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Discover luxury in Madagascar with Africa’s first caviar

The owners of this venture believe that luxury foods can play a part in improving Madagascar’s economy.

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Discover luxury in Madagascar with Africa's first caviar
A worker from the company Rova Caviar Madagascar shows a box packaging for caviar at the Acipenser factory, on June 4, 2019 in Mantasoa, Madagascar. - Renowned for its unique wildlife and vanilla production, Madagascar has a new claim to fame -- the island nation is Africa's first and only source of caviar. The business is an unlikely project in a country beset by grinding poverty, but its owners are determined that luxury foods can play a part in improving Madagascar's economy. (Photo by MAMYRAEL / AFP)

Madagascar, renowned for its unique wildlife and vanilla production, has a new claim to fame – the island nation is Africa’s first and only source of caviar.

The owners of this venture believe that luxury foods can play a part in improving Madagascar’s economy.

“A lot of people laughed at us,” says Delphyne Dabezies, the head of Rova Caviar, admitting that the enterprise was a big gamble.

“But we took the time to prove that this is serious. Madagascar caviar is now the only caviar produced in Africa and the Indian Ocean.”

Discover luxury in Madagascar with Africa's first caviar
A worker of the Rova Caviar Madagascar company holds a sturgeon after pulling it from the net, at the Acipenser factory, on June 4, 2019 in Mantasoa, Madagascar, in order to extract caviar from it. (Photo by MAMYRAEL / AFP)

The island off the coast of Mozambique is still only a minor player in terms of global production, which is dominated by China, Italy and France — though producers in the Caspian Sea still boast the most prized caviar, from Beluga sturgeon.

Last year Mozambique produced a tonne of caviar in a world market of about 340 tonnes a year.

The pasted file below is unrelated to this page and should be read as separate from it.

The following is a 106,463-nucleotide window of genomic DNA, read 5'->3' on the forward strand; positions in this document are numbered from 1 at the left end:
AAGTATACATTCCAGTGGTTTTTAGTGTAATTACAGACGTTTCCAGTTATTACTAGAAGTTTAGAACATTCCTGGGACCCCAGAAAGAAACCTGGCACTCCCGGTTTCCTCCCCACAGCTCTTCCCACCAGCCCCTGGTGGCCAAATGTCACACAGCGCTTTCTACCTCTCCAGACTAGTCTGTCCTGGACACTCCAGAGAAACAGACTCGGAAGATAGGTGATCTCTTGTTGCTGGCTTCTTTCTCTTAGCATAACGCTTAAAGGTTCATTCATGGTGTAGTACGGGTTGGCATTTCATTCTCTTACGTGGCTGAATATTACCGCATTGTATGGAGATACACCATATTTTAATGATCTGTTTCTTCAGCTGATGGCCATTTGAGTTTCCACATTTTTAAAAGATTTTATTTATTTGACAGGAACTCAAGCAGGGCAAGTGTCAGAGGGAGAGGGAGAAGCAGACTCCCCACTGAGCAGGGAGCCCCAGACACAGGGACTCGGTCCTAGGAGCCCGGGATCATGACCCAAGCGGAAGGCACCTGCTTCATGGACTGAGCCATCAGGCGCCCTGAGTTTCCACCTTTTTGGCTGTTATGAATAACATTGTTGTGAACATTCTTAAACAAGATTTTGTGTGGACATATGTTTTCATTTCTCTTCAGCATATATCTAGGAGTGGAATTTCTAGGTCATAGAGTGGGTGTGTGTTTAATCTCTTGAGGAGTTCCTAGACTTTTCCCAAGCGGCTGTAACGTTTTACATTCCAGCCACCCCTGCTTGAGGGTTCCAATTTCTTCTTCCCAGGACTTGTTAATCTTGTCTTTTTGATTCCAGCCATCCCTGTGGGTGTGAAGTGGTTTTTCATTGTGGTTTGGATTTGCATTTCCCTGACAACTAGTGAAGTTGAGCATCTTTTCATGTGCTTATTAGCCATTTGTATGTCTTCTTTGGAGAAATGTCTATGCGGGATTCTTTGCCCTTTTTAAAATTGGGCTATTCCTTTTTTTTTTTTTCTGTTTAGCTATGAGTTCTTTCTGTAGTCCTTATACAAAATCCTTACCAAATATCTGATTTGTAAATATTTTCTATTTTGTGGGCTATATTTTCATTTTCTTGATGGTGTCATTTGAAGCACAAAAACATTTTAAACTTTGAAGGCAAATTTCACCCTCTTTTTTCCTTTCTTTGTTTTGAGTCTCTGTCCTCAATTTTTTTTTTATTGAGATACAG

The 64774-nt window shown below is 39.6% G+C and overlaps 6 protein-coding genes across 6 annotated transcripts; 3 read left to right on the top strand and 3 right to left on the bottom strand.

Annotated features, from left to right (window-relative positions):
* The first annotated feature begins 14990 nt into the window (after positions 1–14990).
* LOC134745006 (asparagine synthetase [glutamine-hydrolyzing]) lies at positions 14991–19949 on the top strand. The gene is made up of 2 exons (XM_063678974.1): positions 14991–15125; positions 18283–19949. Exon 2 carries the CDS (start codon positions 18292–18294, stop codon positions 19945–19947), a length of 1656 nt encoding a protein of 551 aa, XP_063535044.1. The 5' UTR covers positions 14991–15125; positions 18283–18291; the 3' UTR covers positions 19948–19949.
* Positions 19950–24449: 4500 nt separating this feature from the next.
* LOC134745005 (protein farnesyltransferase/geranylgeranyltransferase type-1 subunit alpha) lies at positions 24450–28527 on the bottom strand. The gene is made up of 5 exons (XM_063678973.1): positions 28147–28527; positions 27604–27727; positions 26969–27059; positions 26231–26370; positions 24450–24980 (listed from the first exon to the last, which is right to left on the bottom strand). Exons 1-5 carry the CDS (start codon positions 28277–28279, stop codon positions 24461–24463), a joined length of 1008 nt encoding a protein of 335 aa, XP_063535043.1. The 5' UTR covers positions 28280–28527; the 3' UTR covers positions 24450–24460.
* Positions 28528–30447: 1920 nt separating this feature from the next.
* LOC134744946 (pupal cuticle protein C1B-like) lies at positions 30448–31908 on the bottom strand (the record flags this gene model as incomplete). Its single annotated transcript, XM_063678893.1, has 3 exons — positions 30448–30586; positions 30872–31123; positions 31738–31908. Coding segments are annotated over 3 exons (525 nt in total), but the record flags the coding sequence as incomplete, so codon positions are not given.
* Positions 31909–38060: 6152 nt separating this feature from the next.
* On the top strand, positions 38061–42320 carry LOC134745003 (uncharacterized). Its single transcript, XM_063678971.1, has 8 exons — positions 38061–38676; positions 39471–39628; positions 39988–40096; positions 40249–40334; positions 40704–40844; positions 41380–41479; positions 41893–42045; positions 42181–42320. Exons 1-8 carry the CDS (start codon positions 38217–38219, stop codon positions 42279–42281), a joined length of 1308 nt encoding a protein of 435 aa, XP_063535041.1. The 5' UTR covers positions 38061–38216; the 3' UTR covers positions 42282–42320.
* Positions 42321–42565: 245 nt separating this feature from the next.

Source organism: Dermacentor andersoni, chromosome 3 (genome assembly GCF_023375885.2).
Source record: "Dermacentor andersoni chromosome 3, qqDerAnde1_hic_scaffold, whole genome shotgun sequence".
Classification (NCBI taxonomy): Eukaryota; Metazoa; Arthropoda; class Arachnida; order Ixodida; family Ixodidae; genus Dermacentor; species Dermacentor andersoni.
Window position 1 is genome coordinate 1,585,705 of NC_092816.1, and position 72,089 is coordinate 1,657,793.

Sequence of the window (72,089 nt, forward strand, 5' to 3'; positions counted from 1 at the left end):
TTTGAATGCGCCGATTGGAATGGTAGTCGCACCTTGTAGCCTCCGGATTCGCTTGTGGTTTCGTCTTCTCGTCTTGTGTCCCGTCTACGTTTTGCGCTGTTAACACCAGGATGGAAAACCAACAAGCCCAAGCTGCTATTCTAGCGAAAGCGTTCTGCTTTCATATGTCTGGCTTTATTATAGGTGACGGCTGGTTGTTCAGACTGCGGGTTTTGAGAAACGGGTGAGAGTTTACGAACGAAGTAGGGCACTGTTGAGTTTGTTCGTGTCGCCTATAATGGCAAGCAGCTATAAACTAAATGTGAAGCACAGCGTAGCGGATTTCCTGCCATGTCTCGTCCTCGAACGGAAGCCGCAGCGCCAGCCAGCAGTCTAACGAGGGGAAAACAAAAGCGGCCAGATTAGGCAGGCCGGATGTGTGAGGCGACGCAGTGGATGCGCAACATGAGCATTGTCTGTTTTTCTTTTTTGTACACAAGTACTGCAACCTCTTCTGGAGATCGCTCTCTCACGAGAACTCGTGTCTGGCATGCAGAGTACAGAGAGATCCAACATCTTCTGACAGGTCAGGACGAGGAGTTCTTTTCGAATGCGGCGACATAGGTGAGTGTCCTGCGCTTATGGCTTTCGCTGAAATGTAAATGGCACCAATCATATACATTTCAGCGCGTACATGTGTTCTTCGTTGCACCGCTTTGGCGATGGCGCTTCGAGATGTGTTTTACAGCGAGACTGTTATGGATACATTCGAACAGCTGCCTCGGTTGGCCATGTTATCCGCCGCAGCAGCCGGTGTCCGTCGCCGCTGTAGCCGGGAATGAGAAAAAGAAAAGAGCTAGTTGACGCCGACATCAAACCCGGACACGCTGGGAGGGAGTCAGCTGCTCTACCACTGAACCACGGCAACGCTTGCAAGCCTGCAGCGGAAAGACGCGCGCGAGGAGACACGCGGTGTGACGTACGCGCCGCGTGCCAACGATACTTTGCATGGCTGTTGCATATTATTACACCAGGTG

But its ambitious promoters hope to soon increase production to five tonnes.

The unusual plan is the brainchild of Dabezies, her husband Christophe and their partner Alexandre Guerrier – all entrepreneurs based in Madagascar.

Learning skills

Discover luxury in Madagascar with Africa's first caviar
Workers from the company Rova Caviar Madagascar grade and analyse the caviar extracted from a sturgeon, at the Acipenser factory, on June 4, 2019 in Mantasoa, Madagascar. – (Photo by MAMYRAEL / AFP)

“At the time, our business in luxury ready-to-wear clothes had become sustainable, and we were seeking to diversify our activities,” Dabezies said.

“We are all gourmands, so this idea served our purposes.

“Madagascar has an exceptional environment that produces rare crops such as cocoa, vanilla, organic shrimp and lychees – we thought we could add caviar.”

The sturgeon that produce unfertilised caviar roe are kept in Lake Mantasoa, perched at an altitude of 1,400 metres east of the capital Antananarivo.

Training the staff has been a major part of the project.

“Caviar professionals have come from abroad,” said Ianja Rajaobelina, now assistant director of the production plant, which employs 300 people.

“I had to learn everything on the job.”

Discover luxury in Madagascar with Africa's first caviar
Sahena Say, hatchery manager of the Rova Caviar Madagascar feeds small fish, at the Acipenser factory, on June 4, 2019 in Mantasoa, Madagascar. (Photo by MAMYRAEL / AFP)

Staff member Say Sahemsa, wearing white boots, tells AFP: “You have to take care of the spawn and avoid giving them too much or not enough food, to have the lowest possible mortality rate.”

Sturgeon are imported from Russia in the form of fertilised eggs, which hatch in a special nursery facility in Mantasoa.

When they reach seven grams (a quarter of an ounce), they are moved to freshwater ponds, and then into large cages in the lake when they weigh 500 grams (around a pound).

At 1.5 kilogrammes, the males are killed and only the females are kept on until their eggs are ready.

Colour, taste and smell

Discover luxury in Madagascar with Africa's first caviar
A worker from the company Rova Caviar Madagascar packs in a metal box the caviar extracted from a sturgeon, at the Acipenser factory, on June 4, 2019 in Mantasoa, Madagascar. (Photo by MAMYRAEL / AFP)

The process demands patience and skill.

The first imported eggs arrived in Mantasoa in 2013, and the first grams of caviar did not go on sale until June 26, 2017, Madagascar’s independence day.

The quality of the harvest depends on the dexterity of one man, 23-year-old Gaston Soavan’i Thomas.

Knife in hand, Thomas has no margin for error as he extracts eggs from the entrails of each sturgeon.

“At first, I was afraid to destroy or contaminate the eggs, but now everything comes automatically,” he said.